Coffee review

What are the powder value and color value of coffee beans? How to judge the degree of roasting coffee? Why does coffee taste sour?

Published: 2024-06-13 Author:
Last Updated: 2024/06/13, The taste expressed by coffee mainly comes from its own genes (varieties), the planting environment, and the processing method! When the beans go through these stages, they will establish their own flavor characteristics. Then, they just need to wait for the baker to cook and become a "delicious delicacy"! And the degree of baking

The taste of coffee mainly comes from its own genes (varieties), the environment in which it is planted, and the way it is handled! When beans go through these links, they will establish their own flavor characteristics, and then just wait for the baker to cook, and then they can become a "delicacy"! The depth of roasting determines the taste trend of coffee beans (sweet, sour and bitter), so when we buy beans or drink coffee, in addition to the source information of beans, roasting degree is also a message that most friends will pay attention to!

Just like distinguishing the washing and sun by the "white line" of coffee beans (a way of processing coffee beans by their appearance), the roasting degree of coffee beans will be initially judged by visual observation, because there is a set of scientific distinguishing methods in the industry, that is, the color of roasted coffee beans is used to identify the degree of baking! The following is an Agtron color value card, you can have a superficial understanding. It is a baking distinction table developed by digitizing the color of beans! The value here refers to the Agtron color value (caramelization analysis value). The higher the value, the lighter the roasting degree of the coffee bean and the lighter the color; the smaller the value, the deeper the roasting degree and the color of the coffee bean.

However, careful friends will find that the beans sold in front of the street do not have a logo about the degree of baking. Obviously there is such a distinction, why not mark the baking degree of beans on the front street? The reason is actually very simple, because such a standard only according to the color of coffee beans to distinguish, some special beans do not apply this way.

For example, honey-treated and anaerobic-treated coffee beans are coated with pectin, fruit juices and other substances for a long time, thus attaching a layer of sugar to the bean surface. The presence of these sugars will cause the appearance of beans to be more strongly caramelized, so although they will have a very rich floral flavor after baking, the appearance will be stained with a darker color because of the presence of sugar. If we use color values to distinguish them, then they will belong to deep-roasted coffee beans. For example, the dividing line of the claw, although its color value reached 61, the color card defined on the depth of baking is a little deeper, but it has a very abundant flower and fruit aroma!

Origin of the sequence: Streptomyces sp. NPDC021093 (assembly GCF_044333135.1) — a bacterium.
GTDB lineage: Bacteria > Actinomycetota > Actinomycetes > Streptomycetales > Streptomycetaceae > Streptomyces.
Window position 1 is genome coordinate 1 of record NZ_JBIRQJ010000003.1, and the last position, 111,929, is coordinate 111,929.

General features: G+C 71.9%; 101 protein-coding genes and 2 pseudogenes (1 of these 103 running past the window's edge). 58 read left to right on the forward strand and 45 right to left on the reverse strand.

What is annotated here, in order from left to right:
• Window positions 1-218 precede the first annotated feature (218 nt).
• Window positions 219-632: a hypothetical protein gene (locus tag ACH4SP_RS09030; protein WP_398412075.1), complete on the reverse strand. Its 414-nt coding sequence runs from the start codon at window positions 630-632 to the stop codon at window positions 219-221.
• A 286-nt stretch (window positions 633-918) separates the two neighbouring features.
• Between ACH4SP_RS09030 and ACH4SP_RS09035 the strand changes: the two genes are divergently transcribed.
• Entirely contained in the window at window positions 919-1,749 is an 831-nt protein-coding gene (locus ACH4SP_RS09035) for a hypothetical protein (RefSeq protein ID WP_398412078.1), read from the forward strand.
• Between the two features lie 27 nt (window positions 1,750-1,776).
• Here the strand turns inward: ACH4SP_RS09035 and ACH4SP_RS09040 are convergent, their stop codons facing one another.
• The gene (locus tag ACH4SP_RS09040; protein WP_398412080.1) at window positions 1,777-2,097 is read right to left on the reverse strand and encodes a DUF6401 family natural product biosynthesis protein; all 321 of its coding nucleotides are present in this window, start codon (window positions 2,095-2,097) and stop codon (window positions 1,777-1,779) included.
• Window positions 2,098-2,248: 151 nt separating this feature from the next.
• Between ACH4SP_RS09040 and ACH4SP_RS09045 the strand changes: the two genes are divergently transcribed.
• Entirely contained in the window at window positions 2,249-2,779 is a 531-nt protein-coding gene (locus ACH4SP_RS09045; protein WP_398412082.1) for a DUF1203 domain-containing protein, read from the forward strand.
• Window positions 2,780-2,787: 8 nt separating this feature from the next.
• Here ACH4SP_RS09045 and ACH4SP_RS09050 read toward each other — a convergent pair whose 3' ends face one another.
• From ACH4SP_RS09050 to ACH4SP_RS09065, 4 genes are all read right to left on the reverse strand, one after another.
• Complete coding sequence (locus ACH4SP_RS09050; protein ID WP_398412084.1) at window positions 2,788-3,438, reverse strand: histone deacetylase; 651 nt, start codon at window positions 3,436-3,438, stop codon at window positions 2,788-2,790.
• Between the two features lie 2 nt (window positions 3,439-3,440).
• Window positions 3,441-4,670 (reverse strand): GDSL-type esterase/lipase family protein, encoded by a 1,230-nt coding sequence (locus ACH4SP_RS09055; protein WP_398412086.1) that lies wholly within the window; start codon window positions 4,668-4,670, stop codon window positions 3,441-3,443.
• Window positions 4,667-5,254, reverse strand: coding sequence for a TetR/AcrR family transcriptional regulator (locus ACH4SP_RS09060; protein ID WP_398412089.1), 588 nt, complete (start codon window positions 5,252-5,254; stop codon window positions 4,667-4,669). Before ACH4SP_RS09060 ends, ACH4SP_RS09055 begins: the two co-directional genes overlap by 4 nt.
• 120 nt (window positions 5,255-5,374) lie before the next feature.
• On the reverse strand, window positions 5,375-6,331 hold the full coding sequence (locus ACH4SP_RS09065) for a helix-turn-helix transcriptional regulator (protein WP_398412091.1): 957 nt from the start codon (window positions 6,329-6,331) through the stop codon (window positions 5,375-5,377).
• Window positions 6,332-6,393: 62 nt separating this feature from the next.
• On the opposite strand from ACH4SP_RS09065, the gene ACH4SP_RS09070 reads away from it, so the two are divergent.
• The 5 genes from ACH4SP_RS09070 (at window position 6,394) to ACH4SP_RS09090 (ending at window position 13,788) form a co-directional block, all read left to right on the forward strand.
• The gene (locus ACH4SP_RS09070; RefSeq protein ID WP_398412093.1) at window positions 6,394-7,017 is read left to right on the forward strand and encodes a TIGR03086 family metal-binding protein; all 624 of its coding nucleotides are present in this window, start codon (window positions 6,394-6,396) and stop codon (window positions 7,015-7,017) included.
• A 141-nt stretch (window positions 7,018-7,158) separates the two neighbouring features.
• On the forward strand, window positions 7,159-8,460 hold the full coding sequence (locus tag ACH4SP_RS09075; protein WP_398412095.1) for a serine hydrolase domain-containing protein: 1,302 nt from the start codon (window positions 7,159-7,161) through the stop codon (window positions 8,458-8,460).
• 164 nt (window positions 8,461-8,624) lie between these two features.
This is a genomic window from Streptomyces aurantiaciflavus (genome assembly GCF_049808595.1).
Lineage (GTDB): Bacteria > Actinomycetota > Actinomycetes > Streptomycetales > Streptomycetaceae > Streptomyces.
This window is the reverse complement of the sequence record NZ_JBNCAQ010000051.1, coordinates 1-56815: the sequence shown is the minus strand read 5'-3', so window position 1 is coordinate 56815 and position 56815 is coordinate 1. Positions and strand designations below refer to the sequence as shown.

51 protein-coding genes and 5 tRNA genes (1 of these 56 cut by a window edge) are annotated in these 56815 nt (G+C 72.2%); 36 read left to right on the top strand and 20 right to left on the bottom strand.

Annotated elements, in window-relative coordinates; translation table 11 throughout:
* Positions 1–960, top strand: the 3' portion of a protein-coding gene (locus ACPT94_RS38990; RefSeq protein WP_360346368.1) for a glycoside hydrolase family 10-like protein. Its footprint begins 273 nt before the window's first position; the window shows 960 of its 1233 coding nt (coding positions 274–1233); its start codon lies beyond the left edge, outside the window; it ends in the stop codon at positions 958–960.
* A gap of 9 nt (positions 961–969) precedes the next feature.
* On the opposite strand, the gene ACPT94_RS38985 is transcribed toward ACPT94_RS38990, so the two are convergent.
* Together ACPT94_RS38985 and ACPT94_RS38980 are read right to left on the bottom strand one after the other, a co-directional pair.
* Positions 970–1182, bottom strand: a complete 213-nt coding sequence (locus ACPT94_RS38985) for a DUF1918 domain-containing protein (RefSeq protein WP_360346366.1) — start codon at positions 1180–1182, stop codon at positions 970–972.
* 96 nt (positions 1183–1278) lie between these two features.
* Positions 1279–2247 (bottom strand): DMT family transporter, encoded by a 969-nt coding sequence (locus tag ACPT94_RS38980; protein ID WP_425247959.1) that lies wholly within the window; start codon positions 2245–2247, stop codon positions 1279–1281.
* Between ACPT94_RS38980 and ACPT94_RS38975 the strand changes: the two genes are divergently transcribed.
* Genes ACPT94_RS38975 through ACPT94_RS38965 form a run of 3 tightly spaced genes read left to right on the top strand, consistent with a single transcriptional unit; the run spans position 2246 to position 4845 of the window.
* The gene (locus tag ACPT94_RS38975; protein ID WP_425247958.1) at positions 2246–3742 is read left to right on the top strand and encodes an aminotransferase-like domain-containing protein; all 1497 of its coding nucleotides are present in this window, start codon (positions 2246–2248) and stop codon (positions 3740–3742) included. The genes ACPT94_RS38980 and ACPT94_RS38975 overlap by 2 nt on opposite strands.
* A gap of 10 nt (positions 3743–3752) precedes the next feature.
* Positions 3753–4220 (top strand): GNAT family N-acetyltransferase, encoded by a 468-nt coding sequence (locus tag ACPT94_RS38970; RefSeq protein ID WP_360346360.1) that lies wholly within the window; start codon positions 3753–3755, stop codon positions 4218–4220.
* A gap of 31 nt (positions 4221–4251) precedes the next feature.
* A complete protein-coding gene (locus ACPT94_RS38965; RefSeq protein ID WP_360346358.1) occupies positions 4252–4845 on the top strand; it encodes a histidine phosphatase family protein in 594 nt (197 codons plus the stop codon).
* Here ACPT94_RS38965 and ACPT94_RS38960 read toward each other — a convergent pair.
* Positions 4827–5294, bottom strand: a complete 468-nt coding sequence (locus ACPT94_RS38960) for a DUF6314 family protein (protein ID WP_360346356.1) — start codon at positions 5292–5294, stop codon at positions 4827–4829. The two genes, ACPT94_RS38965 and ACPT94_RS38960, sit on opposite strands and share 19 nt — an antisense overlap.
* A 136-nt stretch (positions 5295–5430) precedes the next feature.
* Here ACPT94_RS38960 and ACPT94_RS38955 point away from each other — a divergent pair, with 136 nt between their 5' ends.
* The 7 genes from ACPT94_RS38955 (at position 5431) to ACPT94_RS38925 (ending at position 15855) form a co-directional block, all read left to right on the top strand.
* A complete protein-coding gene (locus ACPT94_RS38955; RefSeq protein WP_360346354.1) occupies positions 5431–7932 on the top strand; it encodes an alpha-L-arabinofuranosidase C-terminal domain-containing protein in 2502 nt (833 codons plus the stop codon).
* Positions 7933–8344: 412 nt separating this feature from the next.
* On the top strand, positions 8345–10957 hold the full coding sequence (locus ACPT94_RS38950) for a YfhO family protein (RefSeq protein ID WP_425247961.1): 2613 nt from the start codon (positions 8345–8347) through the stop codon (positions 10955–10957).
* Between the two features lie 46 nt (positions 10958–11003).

Therefore, there are some loopholes in this distinction, and we can not use it to establish the standard of baking degree. If we do not distinguish according to the color value card, then there will be differences because of our different understanding of the baking degree! For example, for the same bean, A believes that shallow baking should be in an explosion, while B believes that shallow baking develops for a minute after an explosion (just an analogy). Different cognition will lead to communication obstacles, so Qianjie will be more recommended to judge the depth of baking by the description of taste and flavor.

Nowadays, when we are baking coffee, it is generally believed that the node where the coffee is "ripe" is "exploding". At any point after the explosion, we can stop baking and let the coffee out of the oven. It is important to know that raw coffee beans are very rich in organic acids, and most of these sour substances decompose gradually with the progress of the baking process. Therefore, the earlier we come out, the more sour substances will be retained, so when we drink a cup of coffee with full sour taste, it can be defined as medium-light baking; and the later it comes out, the more sour substances are lost, and the bitterness produced by caramelization will gradually replace the dominant position of sour taste! Therefore, if we drink a cup of coffee dominated by bitterness, it can be defined as medium-and deep-roasted coffee (except for over-extraction)!

Based on this standard, we can judge the depth of coffee beans by the flavor description on the packaging label. For example, most citrus fruits have relatively full acidity, so when this kind of fruit appears in the flavor description column, we can initially judge it as a shallow coffee bean in shallow roasting; if there is a description of melon and compound fruit in the flavor label, we can preliminarily judge it to be a medium-shallow roasted coffee bean, because this kind of coffee bean will have a higher sweetness. If chocolate, brown sugar, brown sugar and other descriptions appear in the flavor label, we can initially judge it as a medium-to-deep roasted coffee bean. If there is a description of dark chocolate, caramel, pine and so on, it can be judged as a deep coffee bean in medium and deep baking. Of course, this is only a preliminary and can only provide us with a reference when buying beans. Remember that you can't generalize. In the end, you have to taste it in order to get a real baking information.